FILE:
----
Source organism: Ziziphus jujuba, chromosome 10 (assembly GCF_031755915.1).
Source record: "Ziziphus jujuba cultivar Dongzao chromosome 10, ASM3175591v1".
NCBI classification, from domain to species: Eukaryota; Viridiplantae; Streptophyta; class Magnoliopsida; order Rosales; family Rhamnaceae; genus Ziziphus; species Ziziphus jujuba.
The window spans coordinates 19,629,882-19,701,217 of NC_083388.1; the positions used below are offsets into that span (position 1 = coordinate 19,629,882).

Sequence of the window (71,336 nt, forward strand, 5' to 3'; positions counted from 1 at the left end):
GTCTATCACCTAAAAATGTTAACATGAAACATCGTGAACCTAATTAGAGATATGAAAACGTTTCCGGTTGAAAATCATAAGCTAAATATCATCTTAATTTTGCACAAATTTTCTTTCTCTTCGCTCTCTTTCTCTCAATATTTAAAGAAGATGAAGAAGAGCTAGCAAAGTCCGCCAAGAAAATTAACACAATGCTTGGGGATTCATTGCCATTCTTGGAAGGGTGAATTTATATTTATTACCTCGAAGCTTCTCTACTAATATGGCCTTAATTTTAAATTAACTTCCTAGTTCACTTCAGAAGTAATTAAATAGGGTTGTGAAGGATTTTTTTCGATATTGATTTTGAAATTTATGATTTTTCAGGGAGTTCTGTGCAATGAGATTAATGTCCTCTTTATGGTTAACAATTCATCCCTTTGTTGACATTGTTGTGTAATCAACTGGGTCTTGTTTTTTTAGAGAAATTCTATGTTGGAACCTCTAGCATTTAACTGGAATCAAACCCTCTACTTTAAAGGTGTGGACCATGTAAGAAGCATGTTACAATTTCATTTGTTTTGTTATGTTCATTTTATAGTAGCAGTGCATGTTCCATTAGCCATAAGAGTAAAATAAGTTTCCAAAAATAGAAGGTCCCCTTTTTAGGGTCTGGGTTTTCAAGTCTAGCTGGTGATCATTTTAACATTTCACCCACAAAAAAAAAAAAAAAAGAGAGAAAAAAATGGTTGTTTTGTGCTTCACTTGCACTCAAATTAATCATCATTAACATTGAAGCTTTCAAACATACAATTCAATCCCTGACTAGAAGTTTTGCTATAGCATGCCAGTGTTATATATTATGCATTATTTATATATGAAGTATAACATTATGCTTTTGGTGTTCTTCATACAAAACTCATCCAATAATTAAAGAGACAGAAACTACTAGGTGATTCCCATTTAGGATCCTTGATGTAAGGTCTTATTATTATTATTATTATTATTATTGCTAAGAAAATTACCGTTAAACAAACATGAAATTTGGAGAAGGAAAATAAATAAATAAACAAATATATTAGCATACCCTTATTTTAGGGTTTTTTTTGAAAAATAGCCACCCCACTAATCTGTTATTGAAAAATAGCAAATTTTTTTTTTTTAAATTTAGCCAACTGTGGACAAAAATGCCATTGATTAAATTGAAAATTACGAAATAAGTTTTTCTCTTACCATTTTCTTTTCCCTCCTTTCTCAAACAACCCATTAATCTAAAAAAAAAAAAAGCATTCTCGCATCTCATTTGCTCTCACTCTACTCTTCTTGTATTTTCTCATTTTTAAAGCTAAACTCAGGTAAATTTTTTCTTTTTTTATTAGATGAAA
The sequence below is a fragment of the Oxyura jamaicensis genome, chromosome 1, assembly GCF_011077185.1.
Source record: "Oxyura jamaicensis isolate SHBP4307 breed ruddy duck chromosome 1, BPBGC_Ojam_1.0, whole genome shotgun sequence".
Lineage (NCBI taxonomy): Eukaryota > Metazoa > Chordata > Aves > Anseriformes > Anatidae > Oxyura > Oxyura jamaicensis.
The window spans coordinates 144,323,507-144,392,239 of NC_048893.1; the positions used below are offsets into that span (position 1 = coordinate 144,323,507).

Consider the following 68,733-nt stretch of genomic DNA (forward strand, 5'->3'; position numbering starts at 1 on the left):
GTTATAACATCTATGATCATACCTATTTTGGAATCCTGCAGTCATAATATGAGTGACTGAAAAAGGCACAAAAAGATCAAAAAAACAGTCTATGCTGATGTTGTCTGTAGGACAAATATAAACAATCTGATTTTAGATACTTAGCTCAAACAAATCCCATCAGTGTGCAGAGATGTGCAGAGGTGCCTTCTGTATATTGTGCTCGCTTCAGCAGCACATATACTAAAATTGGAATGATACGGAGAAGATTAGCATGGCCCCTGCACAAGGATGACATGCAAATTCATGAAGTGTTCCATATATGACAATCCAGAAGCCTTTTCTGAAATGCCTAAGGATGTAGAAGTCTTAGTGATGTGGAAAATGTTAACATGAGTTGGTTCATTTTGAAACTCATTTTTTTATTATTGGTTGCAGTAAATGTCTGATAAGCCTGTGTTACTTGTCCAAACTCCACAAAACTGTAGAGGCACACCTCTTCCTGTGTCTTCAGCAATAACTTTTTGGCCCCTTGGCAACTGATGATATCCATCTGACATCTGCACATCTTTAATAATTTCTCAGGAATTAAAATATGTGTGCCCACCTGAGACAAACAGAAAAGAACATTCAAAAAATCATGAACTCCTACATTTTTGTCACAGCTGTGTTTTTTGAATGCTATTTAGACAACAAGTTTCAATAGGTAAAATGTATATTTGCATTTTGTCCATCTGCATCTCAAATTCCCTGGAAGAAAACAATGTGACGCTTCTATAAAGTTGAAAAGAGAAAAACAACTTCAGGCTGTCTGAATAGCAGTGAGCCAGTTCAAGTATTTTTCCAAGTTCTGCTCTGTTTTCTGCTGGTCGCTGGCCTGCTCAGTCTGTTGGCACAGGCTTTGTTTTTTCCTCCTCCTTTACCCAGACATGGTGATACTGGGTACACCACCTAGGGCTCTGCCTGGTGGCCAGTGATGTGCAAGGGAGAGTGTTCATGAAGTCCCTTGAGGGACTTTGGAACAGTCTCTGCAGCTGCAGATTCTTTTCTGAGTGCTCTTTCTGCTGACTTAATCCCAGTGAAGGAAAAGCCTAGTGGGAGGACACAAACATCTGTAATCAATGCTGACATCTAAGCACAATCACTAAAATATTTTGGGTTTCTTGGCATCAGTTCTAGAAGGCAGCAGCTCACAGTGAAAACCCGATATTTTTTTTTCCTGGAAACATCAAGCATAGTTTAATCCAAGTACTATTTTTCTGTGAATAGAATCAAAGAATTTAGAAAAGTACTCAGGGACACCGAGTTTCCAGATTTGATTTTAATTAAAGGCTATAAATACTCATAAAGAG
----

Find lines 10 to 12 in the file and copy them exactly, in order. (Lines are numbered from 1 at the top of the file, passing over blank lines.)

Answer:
The window spans coordinates 144,323,507-144,392,239 of NC_048893.1; the positions used below are offsets into that span (position 1 = coordinate 144,323,507).

Consider the following 68,733-nt stretch of genomic DNA (forward strand, 5'->3'; position numbering starts at 1 on the left):
GTTATAACATCTATGATCATACCTATTTTGGAATCCTGCAGTCATAATATGAGTGACTGAAAAAGGCACAAAAAGATCAAAAAAACAGTCTATGCTGATGTTGTCTGTAGGACAAATATAAACAATCTGATTTTAGATACTTAGCTCAAACAAATCCCATCAGTGTGCAGAGATGTGCAGAGGTGCCTTCTGTATATTGTGCTCGCTTCAGCAGCACATATACTAAAATTGGAATGATACGGAGAAGATTAGCATGGCCCCTGCACAAGGATGACATGCAAATTCATGAAGTGTTCCATATATGACAATCCAGAAGCCTTTTCTGAAATGCCTAAGGATGTAGAAGTCTTAGTGATGTGGAAAATGTTAACATGAGTTGGTTCATTTTGAAACTCATTTTTTTATTATTGGTTGCAGTAAATGTCTGATAAGCCTGTGTTACTTGTCCAAACTCCACAAAACTGTAGAGGCACACCTCTTCCTGTGTCTTCAGCAATAACTTTTTGGCCCCTTGGCAACTGATGATATCCATCTGACATCTGCACATCTTTAATAATTTCTCAGGAATTAAAATATGTGTGCCCACCTGAGACAAACAGAAAAGAACATTCAAAAAATCATGAACTCCTACATTTTTGTCACAGCTGTGTTTTTTGAATGCTATTTAGACAACAAGTTTCAATAGGTAAAATGTATATTTGCATTTTGTCCATCTGCATCTCAAATTCCCTGGAAGAAAACAATGTGACGCTTCTATAAAGTTGAAAAGAGAAAAACAACTTCAGGCTGTCTGAATAGCAGTGAGCCAGTTCAAGTATTTTTCCAAGTTCTGCTCTGTTTTCTGCTGGTCGCTGGCCTGCTCAGTCTGTTGGCACAGGCTTTGTTTTTTCCTCCTCCTTTACCCAGACATGGTGATACTGGGTACACCACCTAGGGCTCTGCCTGGTGGCCAGTGATGTGCAAGGGAGAGTGTTCATGAAGTCCCTTGAGGGACTTTGGAACAGTCTCTGCAGCTGCAGATTCTTTTCTGAGTGCTCTTTCTGCTGACTTAATCCCAGTGAAGGAAAAGCCTAGTGGGAGGACACAAACATCTGTAATCAATGCTGACATCTAAGCACAATCACTAAAATATTTTGGGTTTCTTGGCATCAGTTCTAGAAGGCAGCAGCTCACAGTGAAAACCCGATATTTTTTTTTCCTGGAAACATCAAGCATAGTTTAATCCAAGTACTATTTTTCTGTGAATAGAATCAAAGAATTTAGAAAAGTACTCAGGGACACCGAGTTTCCAGATTTGATTTTAATTAAAGGCTATAAATACTCATAAAGAG